From the outside, fintech regulation is supposed to be simple. You come up with an innovation to disrupt financial inclusion, the Central Bank of Nigeria (CBN) gives you a pat on the back then gives you a licence while traditional banks look forward to their own demise.
But in reality, financial technology regulation is more complicated than we think.
Fintechs are very interested in the debate about regulation. Banks are on the edge of their seats as innovative financial upstarts are using technology to reach more people and divert earnings from banks. Regulators are struggling to keep up, causing whispers and some panic about what sort of policies it could introduce.
These complexities played out recently at a fintech roundtable organized by Banwo & Ighodalo, a Lagos-based law firm representing a number of fintech companies.
Two high level officials from the CBN and the Securities and Exchange Commission (SEC) were present, fielding questions from representatives of startups, big banks and big fintechs (they exist).
Concerns of Fintechs
Fintechs are very interested in the regulatory conversation. Since they’re competing against traditional businesses like banks, these upstarts are wary of the regulatory outlook. The most cynical of the lot sometimes believe regulations try to stiffen innovation and make it hard for them to disrupt.
Away from the pessimists, fintechs do have valid concerns. One of their biggest concerns at the roundtable was licencing.
Licences are important, especially, for startups in the payments space. But the time and cost of acquiring them are sometimes prohibitive for companies.
“I understand that CBN wants us to show that we have the capacity and the resources, but that resource is just sitting with you, it’s of no value to me,” said a representative of Eyowo at the roundtable. The startup recently renewed its payment licence but had to lock down as much as ₦100 million to do so. The first time the company secured its licence, it took about a year.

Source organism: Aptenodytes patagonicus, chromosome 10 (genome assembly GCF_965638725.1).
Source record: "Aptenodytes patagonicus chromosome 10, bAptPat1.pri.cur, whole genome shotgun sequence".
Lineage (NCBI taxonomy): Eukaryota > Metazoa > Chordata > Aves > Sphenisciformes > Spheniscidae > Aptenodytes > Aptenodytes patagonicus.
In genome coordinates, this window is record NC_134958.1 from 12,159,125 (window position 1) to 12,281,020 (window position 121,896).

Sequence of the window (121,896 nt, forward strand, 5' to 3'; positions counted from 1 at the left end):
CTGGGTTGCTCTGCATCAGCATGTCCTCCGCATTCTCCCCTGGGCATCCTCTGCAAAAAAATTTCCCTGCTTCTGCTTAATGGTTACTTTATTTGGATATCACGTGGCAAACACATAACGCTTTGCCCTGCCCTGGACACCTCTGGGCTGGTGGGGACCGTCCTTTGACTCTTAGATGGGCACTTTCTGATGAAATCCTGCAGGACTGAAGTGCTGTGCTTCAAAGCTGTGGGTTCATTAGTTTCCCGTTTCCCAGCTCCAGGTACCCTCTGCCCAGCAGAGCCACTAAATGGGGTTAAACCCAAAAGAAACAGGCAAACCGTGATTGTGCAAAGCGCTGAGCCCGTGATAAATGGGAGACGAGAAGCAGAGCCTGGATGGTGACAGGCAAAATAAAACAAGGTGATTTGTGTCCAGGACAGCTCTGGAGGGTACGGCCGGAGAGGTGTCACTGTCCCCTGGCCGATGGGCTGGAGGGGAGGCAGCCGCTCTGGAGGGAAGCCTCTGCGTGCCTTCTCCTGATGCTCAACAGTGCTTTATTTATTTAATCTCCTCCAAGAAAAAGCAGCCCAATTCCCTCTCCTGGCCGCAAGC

In 2018, the CBN revealed a draft for a new payments licence regime. While the actual licence cost between ₦50,000 and ₦2 million, the capital requirements of ₦3 billion ($8.207 million) and ₦5 billion ($13.679 million) disenfranchise many startups.
Many don’t have the funding, and the ones that do would prefer to invest in their growth rather than a single licence.
The licence concern is also important because not all fintechs need one. Yet, as shared at the roundtable, banks ask fintechs to get a CBN licence before they can work with them.
“Some banks will not just deal with you without some stamp [or approval] from the CBN,” said a startup founder at the roundtable.
Banks are worried
“It’s interesting that the fintechs say the CBN is asking for a ₦100 million,” Olayinka Oni, the Chief Digital Officer for Sterling Bank, reacted.
He explained that banks are heavily regulated. There is a hefty capital requirement of ₦25 billion; they are mandated to keep 25% of deposits as Cash Reserve Ratio (CRR); there’s the loan-to-deposit ratio that forces banks to take on more risky lending, among many others.
“Sometimes the fear traditional players have is that if you make the barrier to entry too low then it erodes all the values that we have accumulated or created over the years,” he shared, “more so today where anyone can do technology innovation.”
The rift between banks and fintechs becomes clear to everyone in the room.
Banks have invested billions in their operations, from physical branches, technology, data centres and staff. Fast-moving fintechs represent a threat to these investments. Technology has made it easier for startups to emerge, gain traction and disrupt banks.
Cloud computing reduces their need for data centres; mobile devices allows them to go branchless and target more people; while open banking APIs drastically reducing the challenges of integrating with other financial services.
“The question for me is how do you make it fair?” Oni asked the regulators at the roundtable. “I want people to come, but at the same time, how do you protect my investments and investors? The person that invested in me could have invested in pure water.”
Regulators are in a tight corner
“I guess one of the reasons I’m here is to be made uncomfortable,” joked Bukola Akinwunmi.
Akinwunmi is the assistant director at the Payment Management System of the CBN, a newly created department focused on fintech regulation.
Regulators are struggling to find a balance between supporting innovation and protecting the market (and traditional banks).
“In the mid-2000s, what we had more were technology companies enabling banks. The banks were at the forefront, technology companies were in the background,” Akinwunmi narrated.
“What has changed is that these technology companies are saying they want to be at the forefront. They want to do exactly what banks are doing.”
“For the sake of the competitive market that we all talk about, would they be happy to be subjected to the same rules that govern that space?” he asked.
Akinwunmi did not suggest that the CBN would have plans to reduce licence costs. The capital requirements serve as risk control to weed out unserious players.
To offset the cost and need for licences, the regulator advised fintechs to partner with other industry players and leverage industry sandboxes.
The number of sandboxes is growing as more financial service providers partner to open up their APIs. Only few fintechs use or know about these sandboxes which serve as a quick way to test their innovations.